In 2013, Seema Verma's company produced Affordable Care Act basics training videos for Indiana's HealthCare.gov navigators. (Photo: CMS)

(Bloomberg) — President-elect Donald Trump said he’ll nominate one of the Congress’s main critics of the Affordable Care Act to lead the Department of Health and Human Services, the first of multiple Cabinet announcements expected Tuesday.

Republican Rep. Tom Price, 62, an orthopedic surgeon from Georgia and one of the original Tea Party caucus members, has served since 2015 as chairman of the House of Representatives’ Budget Committee. There, he was a leader of efforts dismantle the health law, also known as Obamacare, and has supported GOP plans to overhaul other major health programs.

Trump also chose Seema Verma, founder of the Indianapolis-based health policy consulting firm SVC Inc., as his pick for administrator of the Centers for Medicare & Medicaid Services. In Indiana, Verma worked with Gov. Mike Pence, now the vice president-elect, on Medicaid issues and the implementation of the ACA. In 2013, SVC produced ACA training videos for Indiana’s HealthCare.gov navigators.

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The two nominees are “the dream team that will transform our health care system for the benefit of all Americans,” Trump said. Another Cabinet announcement will be made this afternoon, Trump spokesman Jason Miller said on CNN.

Trump’s health care nominees underscore his promise to repeal and replace the ACA, as well as to work with Republicans to significantly overhaul Medicare and Medicaid. Price has signed on to House Speaker Paul Ryan’s “Better Way” plan, which would raise the age at which Americans become eligible for Medicare, and would give people the option of taking a fixed sum to shop for private coverage under the program.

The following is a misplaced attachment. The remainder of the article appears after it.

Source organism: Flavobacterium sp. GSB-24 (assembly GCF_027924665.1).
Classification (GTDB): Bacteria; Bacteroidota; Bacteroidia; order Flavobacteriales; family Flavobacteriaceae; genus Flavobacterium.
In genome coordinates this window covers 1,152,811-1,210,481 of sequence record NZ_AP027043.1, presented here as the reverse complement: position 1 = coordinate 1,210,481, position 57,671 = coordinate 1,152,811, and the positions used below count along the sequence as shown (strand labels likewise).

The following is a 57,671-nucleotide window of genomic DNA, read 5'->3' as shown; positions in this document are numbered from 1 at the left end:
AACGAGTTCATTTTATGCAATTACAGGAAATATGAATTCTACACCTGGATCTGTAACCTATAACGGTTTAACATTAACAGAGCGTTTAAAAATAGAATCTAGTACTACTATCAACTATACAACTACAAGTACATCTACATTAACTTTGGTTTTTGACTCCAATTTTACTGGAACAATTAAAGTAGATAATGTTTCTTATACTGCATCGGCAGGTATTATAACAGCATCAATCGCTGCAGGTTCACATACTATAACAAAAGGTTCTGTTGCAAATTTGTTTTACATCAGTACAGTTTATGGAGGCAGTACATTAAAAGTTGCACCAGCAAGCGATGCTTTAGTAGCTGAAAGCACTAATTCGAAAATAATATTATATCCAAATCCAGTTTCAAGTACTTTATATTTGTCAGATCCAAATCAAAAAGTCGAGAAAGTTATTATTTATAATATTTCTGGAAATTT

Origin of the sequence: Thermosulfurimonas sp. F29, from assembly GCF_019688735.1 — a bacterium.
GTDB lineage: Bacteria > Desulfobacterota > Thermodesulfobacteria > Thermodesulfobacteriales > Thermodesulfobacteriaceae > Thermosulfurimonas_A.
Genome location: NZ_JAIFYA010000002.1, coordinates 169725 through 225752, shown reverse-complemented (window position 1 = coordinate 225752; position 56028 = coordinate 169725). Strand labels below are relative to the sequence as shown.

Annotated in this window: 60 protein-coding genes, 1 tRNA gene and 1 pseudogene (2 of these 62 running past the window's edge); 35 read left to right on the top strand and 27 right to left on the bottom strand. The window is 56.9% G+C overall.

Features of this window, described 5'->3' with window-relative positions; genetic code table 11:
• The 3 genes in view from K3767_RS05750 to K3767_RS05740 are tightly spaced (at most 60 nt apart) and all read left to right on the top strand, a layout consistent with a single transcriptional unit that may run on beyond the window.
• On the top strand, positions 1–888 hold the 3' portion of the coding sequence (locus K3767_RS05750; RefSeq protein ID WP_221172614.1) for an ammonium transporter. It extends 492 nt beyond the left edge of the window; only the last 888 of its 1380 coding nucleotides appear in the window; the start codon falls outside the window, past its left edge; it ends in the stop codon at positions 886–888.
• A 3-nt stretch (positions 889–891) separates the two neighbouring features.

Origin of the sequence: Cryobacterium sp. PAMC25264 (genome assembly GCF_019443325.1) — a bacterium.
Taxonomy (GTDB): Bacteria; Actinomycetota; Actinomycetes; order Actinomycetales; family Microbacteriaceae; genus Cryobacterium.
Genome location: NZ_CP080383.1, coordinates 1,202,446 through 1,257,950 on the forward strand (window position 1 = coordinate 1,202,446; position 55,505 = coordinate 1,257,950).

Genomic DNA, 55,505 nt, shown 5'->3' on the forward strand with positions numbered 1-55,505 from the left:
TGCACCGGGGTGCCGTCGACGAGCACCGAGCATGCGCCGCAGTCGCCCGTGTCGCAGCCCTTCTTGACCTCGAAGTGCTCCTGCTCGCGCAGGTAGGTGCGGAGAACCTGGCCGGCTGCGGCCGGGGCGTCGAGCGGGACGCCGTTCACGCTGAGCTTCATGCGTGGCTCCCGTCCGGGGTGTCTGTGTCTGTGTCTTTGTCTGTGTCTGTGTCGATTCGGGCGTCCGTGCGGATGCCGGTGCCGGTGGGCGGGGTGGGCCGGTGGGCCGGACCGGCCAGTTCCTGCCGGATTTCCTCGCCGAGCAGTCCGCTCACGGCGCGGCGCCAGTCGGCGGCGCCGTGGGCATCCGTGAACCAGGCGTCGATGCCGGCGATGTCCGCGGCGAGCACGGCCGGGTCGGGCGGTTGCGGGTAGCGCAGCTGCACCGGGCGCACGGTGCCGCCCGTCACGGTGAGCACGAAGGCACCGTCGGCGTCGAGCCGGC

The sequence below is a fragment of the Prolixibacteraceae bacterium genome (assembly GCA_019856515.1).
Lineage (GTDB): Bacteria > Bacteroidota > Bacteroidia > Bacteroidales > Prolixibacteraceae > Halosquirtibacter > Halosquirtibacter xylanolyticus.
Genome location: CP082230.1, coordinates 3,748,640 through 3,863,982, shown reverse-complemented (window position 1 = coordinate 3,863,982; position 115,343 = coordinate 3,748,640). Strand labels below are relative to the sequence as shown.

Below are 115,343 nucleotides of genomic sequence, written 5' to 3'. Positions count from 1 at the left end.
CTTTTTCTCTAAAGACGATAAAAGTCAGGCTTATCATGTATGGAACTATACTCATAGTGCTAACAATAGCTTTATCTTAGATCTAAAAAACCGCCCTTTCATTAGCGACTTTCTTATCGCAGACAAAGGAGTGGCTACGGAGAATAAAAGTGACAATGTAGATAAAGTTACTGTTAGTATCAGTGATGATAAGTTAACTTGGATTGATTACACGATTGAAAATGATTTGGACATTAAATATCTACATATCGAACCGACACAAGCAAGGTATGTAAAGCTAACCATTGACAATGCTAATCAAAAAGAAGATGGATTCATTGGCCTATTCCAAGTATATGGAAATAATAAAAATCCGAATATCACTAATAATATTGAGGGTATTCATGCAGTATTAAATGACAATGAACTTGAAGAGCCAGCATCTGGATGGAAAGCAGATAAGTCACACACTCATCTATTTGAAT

Health overhaul

If Price is confirmed by the Republican-controlled Senate, Republicans have promised a busy tenure. Price said Nov. 17 that Republicans plan to use a fast-track procedural measure known as reconciliation to make the changes to Medicare in 2017.

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Trump and Republicans have also called for an overhaul of Medicaid, the joint U.S.-state program for the poor, as has Price. Verma has said the program is “dysfunctional,” with too much administration and oversight by the federal government. In Indiana, she was the architect of the Healthy Indiana Plan, which overhauled Medicaid for non-disabled adults and placed an emphasis on personal responsibility, according to her biography on SVC’s website. The state says Healthy Indiana has successfully encouraged the use of preventive care and decreased emergency room visits.

Career in Congress

Price’s departure from the House would cap a congressional career that began in 2005 after his election to an Atlanta-area House district. He had served previously as a state lawmaker, rising to become Senate majority leader.

He grew up in Michigan and graduated from the University of Michigan and its medical school, then worked for almost 20 years as a surgeon. His wife, Betty Price, was elected to the Georgia House of Representatives in July 2015.

Price was chairman of the Republican Study Committee, a caucus of the most conservative members in the U.S. House, in 2009 and 2010. In May 2015, he proposed a bill to replace the ACA that focused on tax credits, expanding health savings accounts and revising laws governing medical malpractice.